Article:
SEC's top schools square off looking for league supremacy

February 11, 2019

This week could determine who rules the Southeastern Conference — at least for now — as the top schools square off this week looking for league supremacy.

Top-ranked Tennessee (22-1, 10-0) can strengthen its grip on first place or find itself part of a three-team scramble with No. 5 Kentucky (20-3) and No. 19 LSU (19-4) — both a game back at 9-1 entering Tuesday night's matchup in Lexington.

The Volunteers' docket includes a Wednesday night rematch with fourth-place South Carolina (12-11, 7-3) before visiting Kentucky in a Saturday night showdown. Tennessee has a chance to take a two-game lead but coach Rick Barnes believes the battle will extend beyond this week.

"It will sort itself out in another eight games," said Barnes, whose team has a school-record 18-game winning streak. "I just think you've got to be so locked in on your next opponent that that's what you've got to stay focused on because if you start trying to play the 'this, that or what if' game, it just never plays out like that.


"You just look at it as, 'Hey, this is what we've got.' If you get sidetracked from that, things can snowball for you if you don't stay focused on exactly what you need to do. And that's to focus on your next opponent."

Kentucky coach John Calipari is also trying to keep his surging team focused on the present.

The Wildcats have won 10 consecutive games, including nine straight SEC contests since dropping the opener at Alabama. Though Calipari notes that this stretch of ranked foes isn't new for Kentucky after surviving three in a row last month, this one is the toughest.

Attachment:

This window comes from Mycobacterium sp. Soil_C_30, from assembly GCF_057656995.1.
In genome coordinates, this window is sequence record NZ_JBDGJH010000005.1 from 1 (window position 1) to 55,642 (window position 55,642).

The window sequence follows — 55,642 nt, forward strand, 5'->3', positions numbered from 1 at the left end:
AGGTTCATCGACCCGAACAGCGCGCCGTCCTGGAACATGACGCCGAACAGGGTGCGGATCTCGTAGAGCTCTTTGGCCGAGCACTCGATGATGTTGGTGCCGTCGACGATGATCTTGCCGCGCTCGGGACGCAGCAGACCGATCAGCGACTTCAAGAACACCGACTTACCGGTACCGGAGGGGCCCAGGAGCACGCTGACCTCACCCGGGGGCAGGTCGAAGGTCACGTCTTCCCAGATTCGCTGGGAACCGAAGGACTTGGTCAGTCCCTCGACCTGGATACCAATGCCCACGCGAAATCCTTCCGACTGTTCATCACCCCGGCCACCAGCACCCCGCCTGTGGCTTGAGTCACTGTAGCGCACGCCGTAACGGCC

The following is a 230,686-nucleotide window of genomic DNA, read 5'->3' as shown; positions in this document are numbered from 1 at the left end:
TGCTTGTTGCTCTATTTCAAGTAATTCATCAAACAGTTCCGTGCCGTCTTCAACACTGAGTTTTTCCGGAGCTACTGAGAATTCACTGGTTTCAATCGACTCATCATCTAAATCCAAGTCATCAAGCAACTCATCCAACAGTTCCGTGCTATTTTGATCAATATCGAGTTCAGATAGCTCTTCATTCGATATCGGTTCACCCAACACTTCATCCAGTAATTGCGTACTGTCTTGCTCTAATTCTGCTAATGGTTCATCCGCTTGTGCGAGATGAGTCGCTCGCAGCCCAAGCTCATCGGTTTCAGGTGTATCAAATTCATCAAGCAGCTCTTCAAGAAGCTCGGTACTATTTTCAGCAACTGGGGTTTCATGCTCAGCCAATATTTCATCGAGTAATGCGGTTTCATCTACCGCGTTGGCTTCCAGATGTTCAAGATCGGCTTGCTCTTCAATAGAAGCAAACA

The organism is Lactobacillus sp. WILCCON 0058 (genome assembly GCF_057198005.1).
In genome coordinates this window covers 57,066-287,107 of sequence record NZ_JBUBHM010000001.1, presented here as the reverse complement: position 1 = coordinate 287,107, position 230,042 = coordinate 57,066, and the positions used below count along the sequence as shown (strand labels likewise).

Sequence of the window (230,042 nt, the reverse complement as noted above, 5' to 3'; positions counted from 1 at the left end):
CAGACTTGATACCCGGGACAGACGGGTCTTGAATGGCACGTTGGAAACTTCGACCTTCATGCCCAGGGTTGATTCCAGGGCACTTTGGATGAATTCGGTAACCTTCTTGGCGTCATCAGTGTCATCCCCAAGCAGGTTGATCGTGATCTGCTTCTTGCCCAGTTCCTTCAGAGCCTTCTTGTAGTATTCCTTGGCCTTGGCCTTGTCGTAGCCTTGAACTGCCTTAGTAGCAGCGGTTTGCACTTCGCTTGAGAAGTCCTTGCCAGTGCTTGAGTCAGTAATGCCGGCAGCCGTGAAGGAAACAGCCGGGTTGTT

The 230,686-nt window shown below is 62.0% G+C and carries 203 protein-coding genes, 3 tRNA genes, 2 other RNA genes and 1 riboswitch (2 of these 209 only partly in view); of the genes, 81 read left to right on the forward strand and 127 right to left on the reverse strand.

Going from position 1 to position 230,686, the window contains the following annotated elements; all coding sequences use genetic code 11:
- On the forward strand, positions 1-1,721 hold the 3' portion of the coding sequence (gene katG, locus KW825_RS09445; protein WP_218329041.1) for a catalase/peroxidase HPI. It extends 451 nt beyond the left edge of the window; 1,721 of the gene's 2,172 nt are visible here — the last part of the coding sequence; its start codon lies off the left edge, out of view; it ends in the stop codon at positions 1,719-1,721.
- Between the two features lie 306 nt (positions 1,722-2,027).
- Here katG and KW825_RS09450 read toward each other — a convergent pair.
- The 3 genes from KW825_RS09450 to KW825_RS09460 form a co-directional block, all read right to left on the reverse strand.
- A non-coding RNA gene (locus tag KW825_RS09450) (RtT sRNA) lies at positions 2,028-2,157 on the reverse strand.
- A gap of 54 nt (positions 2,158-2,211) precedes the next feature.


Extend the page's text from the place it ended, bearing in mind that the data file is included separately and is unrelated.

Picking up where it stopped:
Kentucky guard Tyler Herro agrees.

"That little stretch we had was a good test for us," he said. "I think the next stretch we have will be another test for us of just being focused, bringing it every day in practice and continuing to get better."

LSU has won 12 of 13, including Saturday's five-point home win over Auburn. The Tigers lost last year's meeting to Kentucky 74-71 in Baton Rouge but are in the hunt thanks to three starters averaging at least 13 points per game and led by 5-foot-11 guard Tremont Waters (15.7).

Should Kentucky clear that hurdle, another awaits with Tennessee. At the same time, Calipari is happy to see the Wildcats playing their best basketball entering this challenging segment.

"If we had played these two teams a month ago, it probably would have been ugly," Calipari said. "Now we've got a chance that we're coming together ourselves."

With just under half the season remaining, first place is a big matter for the SEC champion on multiple levels.

Besides drawing the top seeding and one of four double byes in next month's SEC Tournament in Nashville, the regular season champion is in the running for being the No. 1 seed in the NCAA Tournament South Region. Tennessee currently holds that spot following last weekend's preliminary seeding.

Kentucky is currently the No. 2 seed in the Midwest Region but would love to snatch the South Region by winning its fifth consecutive SEC Tournament title. The scenario of playing the region final close by in Louisville adds motivation for the Wildcats and the Vols.

Right now, no one's thinking that far ahead or taking anything for granted in a conference where the leaders have targets on their backs.

LSU's only other ranked foe besides Kentucky is Tennessee, but the Tigers must play two of their last three on the road. Kentucky must visit Missouri, which won last year's meeting, the Vols and Ole Miss along with hosting Auburn, Arkansas and Florida.

Tennessee's stretch run includes LSU at home on Feb. 23 and a March 2 rematch with Kentucky in between facing Mississippi, Mississippi State and Auburn. The Vols also get another meeting with struggling Vanderbilt, which took them to overtime before losing 88-83 last month.

That battle is why Barnes isn't concerned about Tennessee looking ahead to Kentucky. Especially knowing how one loss could change everything.

"I would be shocked because I think our guys have so much respect for South Carolina," he said. "They understand where they are right now."

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